In other words, the US economy was expected to be strong at the December Fed’s meeting. It’s no longer the case and growth could be lower than 2% in 2016. Recent figures suggest that the business cycle peak is behind us (see here) and that there is no reason for the Federal Reserve to tighten its monetary policy. May be the Fed was wrong in its movement in December as it was the first time since 1986 that the Fed was increasing its rate while the ISM index was below 50. Since the beginning of the great moderation the Fed has followed the business cycle signals except in December 2015 and may be the US central bank made a mistake.

The uncertainty on the market is associated with the following global framework: the global growth momentum is weak and since mid-2011 there is no strong locomotive (see here the analysis I did last summer). The US current recovery is the weakest since WWII and is not able to be a growth driver at the global level. In the current situation, its momentum is lower as oil price dropped to USD30. Investment in the energy sector has been a strong support for growth during the recovery. With a price close to USD30 investment projects dropped to 0 and this has a negative spillover effect on the economy specifically in the capital goods sector. In the employment report, the number of temporary jobs dropped dramatically in January. It’s usually an alert on a lower economic momentum.
China is in transition from an industrial led growth model to a service led growth model. It is no longer the locomotive it used to be since the end of 2001 and its membership of the World Trade Organization (see here). Europe and the Euro Area are followers in this global dynamics.

My analysis is that recent uncertainty from central banks and from the economic environment has created a deep change in investors’ expectations. Because even with an oil price at USD30 there is no strong rebound similar to what was seen in the mid-eighties and at the end of the nineties. The two main locomotive of global growth are no longer strong sources of impulse for the world economy.
At the same time central bankers have told that their analysis was fuzzy and that they were surprised by the way the economy is changing.
Recent movements on financial markets have probably shown an over-reaction due to the fact that the economy was changing. The economy is not back to a kind of classical business cycle as it was expected in mid-December after the Fed’s hike. The crisis has created situations during which the economy shows no capacity to rebound strongly and for an extended period of time that could lead to tensions in the economy.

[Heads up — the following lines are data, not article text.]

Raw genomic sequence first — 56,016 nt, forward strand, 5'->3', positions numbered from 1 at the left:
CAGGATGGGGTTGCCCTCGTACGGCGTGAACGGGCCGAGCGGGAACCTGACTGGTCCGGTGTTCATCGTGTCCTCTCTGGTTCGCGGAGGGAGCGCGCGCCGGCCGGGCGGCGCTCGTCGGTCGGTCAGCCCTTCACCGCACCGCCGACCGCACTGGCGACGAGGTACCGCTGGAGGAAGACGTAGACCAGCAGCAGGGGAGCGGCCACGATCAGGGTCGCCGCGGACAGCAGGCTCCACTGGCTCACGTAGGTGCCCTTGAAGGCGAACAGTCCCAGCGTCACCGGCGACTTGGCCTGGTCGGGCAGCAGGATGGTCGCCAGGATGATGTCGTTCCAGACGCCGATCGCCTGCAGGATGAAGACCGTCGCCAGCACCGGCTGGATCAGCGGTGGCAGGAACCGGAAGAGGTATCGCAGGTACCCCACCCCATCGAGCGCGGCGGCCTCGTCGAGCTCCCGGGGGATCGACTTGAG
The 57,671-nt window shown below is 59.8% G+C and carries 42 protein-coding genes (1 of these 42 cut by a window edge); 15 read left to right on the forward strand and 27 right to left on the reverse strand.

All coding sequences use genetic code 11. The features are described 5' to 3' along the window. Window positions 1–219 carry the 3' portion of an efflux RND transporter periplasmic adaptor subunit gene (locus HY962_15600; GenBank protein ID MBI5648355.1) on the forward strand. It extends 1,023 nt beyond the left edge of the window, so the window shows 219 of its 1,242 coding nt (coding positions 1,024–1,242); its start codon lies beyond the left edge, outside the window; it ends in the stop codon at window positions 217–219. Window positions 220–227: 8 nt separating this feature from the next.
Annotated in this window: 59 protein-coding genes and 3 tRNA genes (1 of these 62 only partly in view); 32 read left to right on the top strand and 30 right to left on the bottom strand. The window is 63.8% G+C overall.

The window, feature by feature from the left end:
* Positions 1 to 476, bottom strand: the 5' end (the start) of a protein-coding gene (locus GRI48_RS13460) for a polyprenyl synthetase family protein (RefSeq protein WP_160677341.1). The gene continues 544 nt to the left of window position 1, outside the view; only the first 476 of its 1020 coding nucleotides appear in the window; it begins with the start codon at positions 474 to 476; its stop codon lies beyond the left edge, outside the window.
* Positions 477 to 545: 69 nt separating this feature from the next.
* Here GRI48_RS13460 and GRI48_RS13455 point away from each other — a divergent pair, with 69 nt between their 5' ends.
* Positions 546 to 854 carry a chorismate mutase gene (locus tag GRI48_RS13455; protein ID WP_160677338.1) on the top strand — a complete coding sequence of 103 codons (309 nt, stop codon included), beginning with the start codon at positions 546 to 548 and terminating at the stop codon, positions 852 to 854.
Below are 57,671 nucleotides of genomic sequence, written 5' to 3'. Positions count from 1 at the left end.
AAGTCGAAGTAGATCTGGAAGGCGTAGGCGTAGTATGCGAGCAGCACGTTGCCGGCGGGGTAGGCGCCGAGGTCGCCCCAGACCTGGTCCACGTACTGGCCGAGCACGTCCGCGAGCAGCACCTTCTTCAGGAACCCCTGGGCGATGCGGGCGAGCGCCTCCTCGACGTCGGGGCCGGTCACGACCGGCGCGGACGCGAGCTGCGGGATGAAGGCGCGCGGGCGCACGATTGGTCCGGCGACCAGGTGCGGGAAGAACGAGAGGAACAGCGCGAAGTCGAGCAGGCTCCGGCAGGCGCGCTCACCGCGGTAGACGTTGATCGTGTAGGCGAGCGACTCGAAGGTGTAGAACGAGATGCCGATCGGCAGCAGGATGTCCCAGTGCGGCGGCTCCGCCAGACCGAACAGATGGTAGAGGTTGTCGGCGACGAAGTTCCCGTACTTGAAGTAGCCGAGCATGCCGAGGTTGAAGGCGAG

What can we expect now? The risk is to follow a low growth path for the world economy, lower than what we had recently because growth expectations on China and the US are lower. We can’t expect a strong rebound in the oil price and on inflation rates. Therefore, monetary policies have no other choices than to stay accommodative. The Fed will probably not increase its interest rate this year. Its increase rate cycle will probably be the shortest ever.
One consequence is that interest rates for all maturities will remain low and probably the share with yield below 0 will increase rapidly even in Europe.
In that environment, there is a temptation to increase saving for everyone but it is the contrary that has to be done. Higher saving would create what Keynes called the paradox of thrift. Everyone try to save more but at the end demand addressed to companies is lower, weakening growth prospects. Governments have a strong role to play in this environment. They must be a support for expenditures and economic activity. They mustn’t save but spend on public investment to create support for private investment.

The main risk in this environment is not a collapse of the economy as it has been the case at the end of 2008. Growth will be low for long but there is break that could look like what has happened after Lehman.
The main risk is political. Commodity producing countries have lower revenues and are no more able to finance social peace. We’ve already seen austerity policies in different countries (Saudi Arabia for example) and this could lead to social unrest and political instability. In Europe, lower growth prospects and the refugees crisis are ingredients for discussion on the role of the European Union. Extreme votes that can be associated with this environment could weaken the European construction creating a political crisis in Europe. In the US, presidential election will, for sure, increase uncertainty as republicans and democrats seem to speak of a different country.
Growth prospects appear to be highly uncertain and central bankers do not know how to handle the situation.  That’s the new situation. For sure it will be volatile.

1 thought on “Uncertainty on financial markets: the role of central banks

  1. Pingback: Incertitude sur les marchés financiers – Le rôle des banques centrales | Le Blog de Philippe Waechter